What Triggered the Devastating Ethio-Eritrea War?

8 mins read
Ethiopia and Eritrea entered into a bloody war on Ginbot 1990 E.C (May 1998 G.C) when the Eritrean government invaded some parts in Northern Ethiopia, Tigray region (specifically Badme and Zalanbesa – though Badme is usually referred to as the flash point for the war). Some people have written about the main reasons that turned these two long-time friendly governments into arch-foes, but there is not still a clear understanding of what really caused it. Many people are unable to comprehend the hidden political and economical reasons that led to the fade out of the relationships of the two countries and finally caused the break out of a full scale war. As we all know, the two countries stayed in a full-scale war for two years from 1990 – 1992 E.C (1998 – 2000 G.C) but the no-war no-peace situation continues until this very day.

In this article, I’m going to provide the main causes that triggered the war which has cost tens of thousands of lives and Billions of Dollars from both countries.
According to some independent scholars, one of the reasons for the war is the difference in economic policy that arisen between the two governments when the Eritrean government introduced its new currency, the Nakfa. The Eritrean government insisted that Nakfa should be exchanged with the Birr (the Ethiopian Currency) in the same rate which was not accepted by the Ethiopian government that insisted the two currencies should be valued according to international standard and exchange rates. When they couldn’t reach an agreement, the Ethiopian government changed the Birr Notes which angered the Eritrean government officials.
The second reason given is the absence of clear demarcation between the borders of the two countries. After Eritrea declared its independence as a country, known boarder agreements between the two countries were not made.  Things were running according to common understandings of the two sides without internationally binding and agreed-up-on demarcation on their border. Also, there were clear gaps in resources sharing between the two countries, such as a port outlet which is a hot topic of discussion among the Ethiopian people until now.
The third possible cause of the war is that the government of Eritrea wanted to build a unique Eritrean nationalism completely separate from Ethiopia. Because Eritrea was part of Ethiopia before it got separated, the people of the two countries are closely related in many ways – have become families due to marriage relationships, are culturally similar, have been together in social, religious, and other gatherings (celebrations) and generally share similar feelings in many aspects. The government of Eritrea saw this as an impediment in building a unique Eritrean nationalism and nationhood. On top of that, some section of Eritrea, though a few in number, didn’t support the separation from Ethiopia and were still opting to stay united with Ethiopia. The government of Eritrea doesn’t like such sentiments because they don’t go with its policy of building unique Eritrean nationalism and nationhood. The government of Eritrea instigated the war because it wanted to cut relations with Ethiopia to achieve its goal. On a similar note, the Ethiopian government was facing strong opposition from different parties for introducing Ethnic-based federalism and allowing Eritrea to go independent. Therefore, some Ethiopian scholars argue that the Ethiopian government saw the war as an opportunity to buy the heart of Ethiopian unity proponents and was able to line-up tens of thousands of people when it called people to join the military to defend their country from the Eritrean aggression.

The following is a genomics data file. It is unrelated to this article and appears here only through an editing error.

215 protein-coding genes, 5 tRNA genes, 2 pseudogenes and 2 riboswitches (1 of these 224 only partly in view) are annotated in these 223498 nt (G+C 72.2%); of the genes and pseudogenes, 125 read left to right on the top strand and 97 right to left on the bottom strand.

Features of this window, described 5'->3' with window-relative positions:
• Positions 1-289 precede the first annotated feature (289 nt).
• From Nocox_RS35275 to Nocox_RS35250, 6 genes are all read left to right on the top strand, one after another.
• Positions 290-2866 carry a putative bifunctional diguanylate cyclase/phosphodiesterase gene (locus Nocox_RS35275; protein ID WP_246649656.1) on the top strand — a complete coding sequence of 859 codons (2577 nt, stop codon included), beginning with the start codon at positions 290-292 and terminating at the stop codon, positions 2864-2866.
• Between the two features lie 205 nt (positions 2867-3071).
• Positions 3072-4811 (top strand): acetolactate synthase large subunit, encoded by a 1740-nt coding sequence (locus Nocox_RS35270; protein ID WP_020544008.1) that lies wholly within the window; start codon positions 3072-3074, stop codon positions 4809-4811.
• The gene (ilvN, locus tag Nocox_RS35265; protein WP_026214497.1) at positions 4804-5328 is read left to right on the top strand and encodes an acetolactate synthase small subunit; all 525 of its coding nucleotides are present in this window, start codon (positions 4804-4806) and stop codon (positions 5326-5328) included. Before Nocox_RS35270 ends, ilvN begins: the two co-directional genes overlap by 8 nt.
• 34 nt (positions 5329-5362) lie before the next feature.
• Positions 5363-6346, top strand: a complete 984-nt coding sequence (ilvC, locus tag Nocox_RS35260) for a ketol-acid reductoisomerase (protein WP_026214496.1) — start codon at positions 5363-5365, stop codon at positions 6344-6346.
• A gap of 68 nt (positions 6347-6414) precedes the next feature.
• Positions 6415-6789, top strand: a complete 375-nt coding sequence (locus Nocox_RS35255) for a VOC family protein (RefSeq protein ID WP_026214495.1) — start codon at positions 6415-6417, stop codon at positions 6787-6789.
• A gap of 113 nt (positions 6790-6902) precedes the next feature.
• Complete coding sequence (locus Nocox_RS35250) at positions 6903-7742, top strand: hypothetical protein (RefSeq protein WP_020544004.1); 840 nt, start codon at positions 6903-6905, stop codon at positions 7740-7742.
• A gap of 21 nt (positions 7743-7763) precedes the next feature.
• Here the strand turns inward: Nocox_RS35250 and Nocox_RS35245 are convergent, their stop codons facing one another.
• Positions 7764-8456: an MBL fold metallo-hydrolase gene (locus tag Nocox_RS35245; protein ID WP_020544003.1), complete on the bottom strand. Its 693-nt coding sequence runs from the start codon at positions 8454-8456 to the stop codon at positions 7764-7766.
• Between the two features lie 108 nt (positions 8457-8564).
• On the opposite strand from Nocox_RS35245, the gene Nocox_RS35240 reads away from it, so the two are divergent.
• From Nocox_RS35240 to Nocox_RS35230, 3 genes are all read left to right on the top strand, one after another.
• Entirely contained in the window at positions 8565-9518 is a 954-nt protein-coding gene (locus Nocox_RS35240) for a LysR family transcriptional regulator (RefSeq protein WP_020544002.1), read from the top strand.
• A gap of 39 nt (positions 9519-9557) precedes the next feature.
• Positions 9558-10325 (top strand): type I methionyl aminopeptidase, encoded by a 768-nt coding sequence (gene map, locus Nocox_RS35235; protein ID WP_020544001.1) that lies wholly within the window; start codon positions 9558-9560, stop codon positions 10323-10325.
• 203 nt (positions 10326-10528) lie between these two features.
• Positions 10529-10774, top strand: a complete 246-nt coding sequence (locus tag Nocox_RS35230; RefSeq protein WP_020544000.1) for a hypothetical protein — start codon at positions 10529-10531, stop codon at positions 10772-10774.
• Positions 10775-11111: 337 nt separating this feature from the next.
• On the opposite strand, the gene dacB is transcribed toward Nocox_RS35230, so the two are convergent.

A few years after independence, the Eritrean government started a forced conscription – declaring that every Eritrean should participate in a military training. This helped it to own a modern defense force and started to arm-twist neighboring countries to fulfill its political and economic ambitions.  This aggressive behavior of the Eritrean government is what has put it in war with all of its neighboring countries – Yemen, Sudan, Ethiopia and Djibouti. Thus, one other reasons for the Eritrean government to aggressively invade lands deep into the Northern parts of Ethiopia and claimed them as its territory was because it knew the weakness and limitation of the Ethiopian defense forces.
The fourth reason for the war is the differences in the governance system the two countries practice in their respective constituencies. The Ethiopian government follows a decentralized Federal Democratic System of governance where the country is divided into federal states which have their own budget and government but all under the umbrella of a central federal government. The Eritrean government, on the other hand, follows a strictly centralized system of governance where every major decision flows down from the central government in a unidirectional way and every governmental body, be it in the upper, middle and/or lower government structure, is not a decision maker but simply implements what comes from above. The Ethiopian government, on other hand, labeled the Eritrean government as undemocratic for not providing freedom to its different Ethnic groups. Both governments saw this difference as something that can trigger a challenge to them.
As the nature of the subject under discussion is very complex (and information is hidden in most part), it’s not possible to list the causes of the war with 100% certainty. The reasons listed above are only some of the many that might have caused this devastating war. The two countries have been giving their own version of the story, but they mostly use it for propaganda purposes and lack honesty. In my next article, I’ll come up with detailed analysis of the consequence and the possible solutions of the war. Stay Tuned!